WASHINGTON — From national conventions to local recruitment fairs, regional school systems have been on the hunt for teachers, especially in those hard-to-fill subject areas such as foreign languages and special education.
In Prince George’s County, Maryland, which was hit with accusations of grade fixing in order to boost graduation rates, school CEO Dr. Kevin Maxwell said recruitment has not been hurt.
When officials go to national conventions in search of new talent, he said, attendees are impressed with the school system’s offerings.
“When our folks go places, people listen to the things that we’re doing here,” Maxwell said. “The immersion programs that we have, the two international high schools that we have, the academy of health sciences that we have, the three science and tech magnets that we have” are all a draw for teacher talent, he said.
There are vacancies in subject areas that prove difficult to fill.
“Special education is always one of them,” he said.
Filling foreign language slots is tough as well.
“English language learner teachers are sometimes difficult to find,” Maxwell said. “Across the country, there’s a large, growing population of English language learners.”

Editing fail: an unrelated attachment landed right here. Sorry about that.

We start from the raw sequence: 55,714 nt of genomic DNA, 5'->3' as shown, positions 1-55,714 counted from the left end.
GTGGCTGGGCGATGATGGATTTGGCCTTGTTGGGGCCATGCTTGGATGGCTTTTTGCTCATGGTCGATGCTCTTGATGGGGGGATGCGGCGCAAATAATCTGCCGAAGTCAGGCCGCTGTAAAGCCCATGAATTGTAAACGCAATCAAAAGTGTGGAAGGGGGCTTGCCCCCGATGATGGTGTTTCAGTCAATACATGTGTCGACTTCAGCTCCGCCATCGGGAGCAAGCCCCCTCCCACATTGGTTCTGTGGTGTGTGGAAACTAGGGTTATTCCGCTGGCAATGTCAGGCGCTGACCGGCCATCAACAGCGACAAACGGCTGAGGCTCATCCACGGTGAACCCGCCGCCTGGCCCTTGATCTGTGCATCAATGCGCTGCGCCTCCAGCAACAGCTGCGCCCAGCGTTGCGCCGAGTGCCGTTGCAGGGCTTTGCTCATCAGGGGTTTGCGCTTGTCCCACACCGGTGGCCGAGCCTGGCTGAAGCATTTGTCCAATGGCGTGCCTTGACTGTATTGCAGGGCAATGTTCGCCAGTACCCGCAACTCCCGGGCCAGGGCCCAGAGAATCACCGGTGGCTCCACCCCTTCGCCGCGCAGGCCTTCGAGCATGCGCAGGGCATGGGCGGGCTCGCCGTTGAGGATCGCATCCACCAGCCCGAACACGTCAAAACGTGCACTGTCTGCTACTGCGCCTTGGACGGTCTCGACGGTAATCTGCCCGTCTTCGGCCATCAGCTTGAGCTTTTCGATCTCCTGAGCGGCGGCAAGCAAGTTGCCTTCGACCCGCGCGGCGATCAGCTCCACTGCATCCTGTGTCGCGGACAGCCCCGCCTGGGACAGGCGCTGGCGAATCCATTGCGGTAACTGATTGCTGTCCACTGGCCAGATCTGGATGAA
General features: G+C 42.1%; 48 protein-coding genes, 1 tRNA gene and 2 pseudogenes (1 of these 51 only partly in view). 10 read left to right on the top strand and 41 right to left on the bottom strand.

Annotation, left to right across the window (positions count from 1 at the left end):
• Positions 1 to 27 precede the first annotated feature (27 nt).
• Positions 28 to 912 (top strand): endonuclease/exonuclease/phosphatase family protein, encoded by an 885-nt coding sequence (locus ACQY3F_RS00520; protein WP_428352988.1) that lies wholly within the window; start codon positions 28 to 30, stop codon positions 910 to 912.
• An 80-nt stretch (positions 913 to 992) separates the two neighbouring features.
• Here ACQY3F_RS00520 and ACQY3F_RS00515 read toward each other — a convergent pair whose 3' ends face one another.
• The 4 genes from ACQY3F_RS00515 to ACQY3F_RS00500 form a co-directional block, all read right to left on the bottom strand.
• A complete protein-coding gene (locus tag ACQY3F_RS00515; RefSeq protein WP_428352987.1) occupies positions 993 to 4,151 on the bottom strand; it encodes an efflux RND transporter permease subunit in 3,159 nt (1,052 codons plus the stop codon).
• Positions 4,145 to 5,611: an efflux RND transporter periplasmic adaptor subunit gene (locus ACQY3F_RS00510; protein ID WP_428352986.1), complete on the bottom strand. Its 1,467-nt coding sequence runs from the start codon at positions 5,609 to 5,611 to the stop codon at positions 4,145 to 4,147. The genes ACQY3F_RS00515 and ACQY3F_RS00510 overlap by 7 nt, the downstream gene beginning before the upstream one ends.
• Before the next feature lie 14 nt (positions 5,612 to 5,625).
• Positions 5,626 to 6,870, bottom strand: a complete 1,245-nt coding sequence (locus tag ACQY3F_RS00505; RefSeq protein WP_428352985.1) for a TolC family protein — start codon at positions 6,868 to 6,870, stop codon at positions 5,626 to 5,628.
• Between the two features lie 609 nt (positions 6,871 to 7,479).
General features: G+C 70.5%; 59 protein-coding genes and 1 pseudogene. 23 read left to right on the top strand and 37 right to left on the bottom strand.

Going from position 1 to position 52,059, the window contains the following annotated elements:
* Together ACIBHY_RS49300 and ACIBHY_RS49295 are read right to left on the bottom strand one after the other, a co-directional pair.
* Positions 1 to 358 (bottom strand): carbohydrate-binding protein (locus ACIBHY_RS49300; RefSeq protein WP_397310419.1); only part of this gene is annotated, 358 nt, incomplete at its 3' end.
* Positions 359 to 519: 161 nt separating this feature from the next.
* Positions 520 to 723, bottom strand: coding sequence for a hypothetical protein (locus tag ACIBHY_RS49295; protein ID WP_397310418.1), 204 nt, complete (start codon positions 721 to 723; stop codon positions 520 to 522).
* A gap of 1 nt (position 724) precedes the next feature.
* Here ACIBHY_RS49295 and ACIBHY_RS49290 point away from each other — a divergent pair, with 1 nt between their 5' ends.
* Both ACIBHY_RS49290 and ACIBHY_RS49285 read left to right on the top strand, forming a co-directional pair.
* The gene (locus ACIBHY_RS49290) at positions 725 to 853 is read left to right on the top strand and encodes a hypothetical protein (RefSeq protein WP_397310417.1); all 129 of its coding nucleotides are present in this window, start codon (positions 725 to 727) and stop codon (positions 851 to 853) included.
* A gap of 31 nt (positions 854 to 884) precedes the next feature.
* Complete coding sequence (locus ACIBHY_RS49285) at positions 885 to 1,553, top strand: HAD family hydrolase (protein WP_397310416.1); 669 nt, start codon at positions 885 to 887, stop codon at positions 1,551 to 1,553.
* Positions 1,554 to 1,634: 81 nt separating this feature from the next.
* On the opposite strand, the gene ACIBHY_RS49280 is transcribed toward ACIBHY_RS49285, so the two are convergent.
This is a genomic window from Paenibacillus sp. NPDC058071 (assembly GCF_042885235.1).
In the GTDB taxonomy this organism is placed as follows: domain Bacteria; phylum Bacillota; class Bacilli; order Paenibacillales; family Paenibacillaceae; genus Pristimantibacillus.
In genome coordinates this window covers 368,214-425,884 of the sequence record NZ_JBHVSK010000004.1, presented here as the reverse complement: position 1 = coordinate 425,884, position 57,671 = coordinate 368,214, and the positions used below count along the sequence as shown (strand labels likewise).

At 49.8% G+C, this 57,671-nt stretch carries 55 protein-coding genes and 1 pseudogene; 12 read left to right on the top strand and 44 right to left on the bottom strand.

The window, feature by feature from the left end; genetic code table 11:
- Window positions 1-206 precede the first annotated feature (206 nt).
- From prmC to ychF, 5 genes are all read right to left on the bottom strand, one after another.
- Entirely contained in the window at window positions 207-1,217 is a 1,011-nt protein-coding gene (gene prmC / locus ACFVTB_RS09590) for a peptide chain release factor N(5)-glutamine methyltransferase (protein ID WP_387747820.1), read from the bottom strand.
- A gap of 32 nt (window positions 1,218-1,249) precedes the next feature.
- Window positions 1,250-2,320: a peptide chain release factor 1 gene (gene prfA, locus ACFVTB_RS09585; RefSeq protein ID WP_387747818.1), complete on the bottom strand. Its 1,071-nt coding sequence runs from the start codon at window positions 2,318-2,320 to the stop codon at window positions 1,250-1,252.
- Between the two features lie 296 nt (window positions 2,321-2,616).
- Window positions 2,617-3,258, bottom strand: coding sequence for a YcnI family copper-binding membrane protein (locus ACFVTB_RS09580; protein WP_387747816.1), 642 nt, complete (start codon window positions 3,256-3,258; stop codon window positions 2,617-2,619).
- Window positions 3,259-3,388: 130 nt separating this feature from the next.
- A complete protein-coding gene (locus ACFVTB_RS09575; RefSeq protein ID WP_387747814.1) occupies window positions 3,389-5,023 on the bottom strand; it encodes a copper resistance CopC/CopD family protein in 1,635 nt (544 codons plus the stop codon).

That means school systems are competing from the same pool of talent to fill those jobs.
On Wednesday, with 100 vacancies to fill, Prince George’s County held a job fair for prospective teachers. By the day’s end, they’d filled 50 of those positions, and Maxwell expected the remaining 50 vacant slots to shrink by the time school starts Sept. 6.
By comparison, in Loudoun County, Virginia, 800 teachers have been hired, with about 30 vacancies remaining, according to Wayde Byard, communications officer for Loudoun County Public Schools.
Montgomery County, Maryland, has hired 860 new teachers for the coming academic year, said Gboyinde Onijala of the county’s Public Education Department.
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